Without getting too much in the weeds about the preferential ballot – let’s look at what might be thought of as the frontrunner now. We’re going to head on over to Gold Derby to see what’s what. We have to keep in mind that 1917, Little Women, Queen and Slim and Richard Jewell are still left to be seen and thus, we can’t form a full picture yet.
There now appear to be two top contenders — Quentin Tarantino’s Once Upon a Time in Hollywood and Martin Scorsese’s The Irishman. Right off, because I’ve been doing this a REALLY REALLY long time, so long that I had a one year-old baby when I started this site and that baby is currently in her last year of college. I can see the narratives play out from a long way out. You can probably guess what the main one will be. All’s you gotta do is look at two things – the New Beverly Cinema and Netflix. Right? Or you can look at actual film vs. digital film. Traditionalist vs. modernist. Two of America’s best directors who have created whole worlds with their films, arguably, whole languages of film.
I still have my money on Tarantino but I worry slightly about the team behind the film. Just slightly. I know the team behind The Irishman and I know that they are the best in the business. I also know that The Irishman is better reviewed, more serious and a little more actor-heavy. Where Once Upon a Time in Hollywood is trippin the light fantastic in a cloud of nostalgia. Tarantino’s film works for what a win for him would symbolize: romanticizing the old world. Scorsese’s film, meanwhile, is not only a Netflix release (the future) but also employs a brand new digital process of de-aging. It’s not really 100% new – it’s just more heavily utilized than we’ve seen it before.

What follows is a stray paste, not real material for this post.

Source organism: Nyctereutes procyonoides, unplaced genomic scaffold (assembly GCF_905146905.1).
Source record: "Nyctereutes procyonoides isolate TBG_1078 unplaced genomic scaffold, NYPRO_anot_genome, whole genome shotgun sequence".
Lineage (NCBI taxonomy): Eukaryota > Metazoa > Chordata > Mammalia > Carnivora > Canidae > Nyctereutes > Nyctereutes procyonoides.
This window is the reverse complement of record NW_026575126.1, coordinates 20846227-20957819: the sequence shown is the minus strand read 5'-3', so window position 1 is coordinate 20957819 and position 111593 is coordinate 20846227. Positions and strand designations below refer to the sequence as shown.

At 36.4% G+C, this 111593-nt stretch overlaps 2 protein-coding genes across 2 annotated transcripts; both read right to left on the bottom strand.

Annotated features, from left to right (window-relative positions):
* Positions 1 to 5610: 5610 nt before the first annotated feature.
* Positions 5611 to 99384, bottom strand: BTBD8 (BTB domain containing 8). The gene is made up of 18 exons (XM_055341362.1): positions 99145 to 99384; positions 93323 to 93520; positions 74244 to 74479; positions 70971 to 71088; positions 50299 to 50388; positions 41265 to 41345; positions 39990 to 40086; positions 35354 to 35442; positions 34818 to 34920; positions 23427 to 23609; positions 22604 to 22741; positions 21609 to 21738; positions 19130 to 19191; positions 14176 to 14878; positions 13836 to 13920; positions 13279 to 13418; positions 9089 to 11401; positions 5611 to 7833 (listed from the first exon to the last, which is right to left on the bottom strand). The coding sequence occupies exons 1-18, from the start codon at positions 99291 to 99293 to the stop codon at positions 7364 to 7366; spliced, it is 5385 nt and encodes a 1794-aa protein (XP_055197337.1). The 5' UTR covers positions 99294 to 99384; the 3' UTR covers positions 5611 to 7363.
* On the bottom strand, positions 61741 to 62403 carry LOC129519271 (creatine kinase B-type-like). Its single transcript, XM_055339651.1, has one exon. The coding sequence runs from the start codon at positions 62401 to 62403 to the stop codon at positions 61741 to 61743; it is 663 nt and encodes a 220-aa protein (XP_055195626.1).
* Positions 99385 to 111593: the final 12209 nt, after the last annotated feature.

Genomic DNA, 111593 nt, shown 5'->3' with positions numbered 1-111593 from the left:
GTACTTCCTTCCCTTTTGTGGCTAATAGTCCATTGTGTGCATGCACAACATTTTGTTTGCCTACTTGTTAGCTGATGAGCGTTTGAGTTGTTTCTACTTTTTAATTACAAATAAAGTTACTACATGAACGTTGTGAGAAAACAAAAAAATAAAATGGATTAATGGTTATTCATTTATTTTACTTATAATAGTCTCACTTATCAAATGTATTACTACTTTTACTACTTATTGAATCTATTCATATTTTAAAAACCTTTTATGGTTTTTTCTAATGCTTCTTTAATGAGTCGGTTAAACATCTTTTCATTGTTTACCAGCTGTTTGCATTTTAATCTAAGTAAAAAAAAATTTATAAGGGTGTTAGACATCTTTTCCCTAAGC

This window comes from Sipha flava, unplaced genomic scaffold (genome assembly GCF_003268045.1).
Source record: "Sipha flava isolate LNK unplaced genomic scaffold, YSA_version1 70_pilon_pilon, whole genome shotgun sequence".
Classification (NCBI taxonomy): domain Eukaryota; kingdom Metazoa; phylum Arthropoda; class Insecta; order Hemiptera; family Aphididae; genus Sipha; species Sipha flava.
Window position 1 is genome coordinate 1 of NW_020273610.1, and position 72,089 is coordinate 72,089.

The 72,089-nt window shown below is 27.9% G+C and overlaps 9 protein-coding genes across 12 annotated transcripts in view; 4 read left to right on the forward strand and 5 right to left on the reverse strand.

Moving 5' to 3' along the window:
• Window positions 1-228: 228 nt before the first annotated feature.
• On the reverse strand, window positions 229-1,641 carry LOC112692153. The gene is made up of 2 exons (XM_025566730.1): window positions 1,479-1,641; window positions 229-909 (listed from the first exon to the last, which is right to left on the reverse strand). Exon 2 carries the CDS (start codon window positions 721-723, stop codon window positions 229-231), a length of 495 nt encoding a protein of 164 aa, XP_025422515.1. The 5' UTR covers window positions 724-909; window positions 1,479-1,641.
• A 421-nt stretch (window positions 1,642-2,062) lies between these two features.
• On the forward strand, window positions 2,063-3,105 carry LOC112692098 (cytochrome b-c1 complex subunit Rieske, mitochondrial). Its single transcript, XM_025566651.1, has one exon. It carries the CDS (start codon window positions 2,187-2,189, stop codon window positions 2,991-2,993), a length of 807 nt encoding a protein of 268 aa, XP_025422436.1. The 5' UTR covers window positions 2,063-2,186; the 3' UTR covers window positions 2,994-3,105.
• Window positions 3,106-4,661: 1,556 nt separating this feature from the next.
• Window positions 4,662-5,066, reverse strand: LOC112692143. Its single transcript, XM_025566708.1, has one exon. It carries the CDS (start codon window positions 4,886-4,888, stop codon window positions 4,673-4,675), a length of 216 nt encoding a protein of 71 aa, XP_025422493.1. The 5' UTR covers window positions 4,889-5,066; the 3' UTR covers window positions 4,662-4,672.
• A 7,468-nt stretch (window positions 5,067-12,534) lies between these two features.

Right now, both of these films could be considered frontrunners. So we have two. What films are the underdogs? Again, we have to reserve some chips on our gambling table for 1917 – because holy shit wow – and for Little Women. Greta Gerwig might be the only woman in the race and that might mean something. Who knows.
As for the underdogs, one would be Fox Searchlight’s Jojo Rabbit. The surprise audience winner in Toronto has a lot going for it but most especially it has LOVE going for it. Not as in a love story, though it is that, but a happy ending that spits back out into the world feeling GOOD. That always counts in the Oscar race. Once Upon a Time in Hollywood also does, depending on how well you know the history of the Manson murders and how well versed you are in Tarantino’s fantasy revenge trilogy.
Another underdog right now – a BIG underdog is Waves. We don’t know where this film is going to land but it, too, like Jojo Rabbit has a whopper of an uptick at the end. It is about forgiveness and it has the qualities you look for in a Best Picture winner.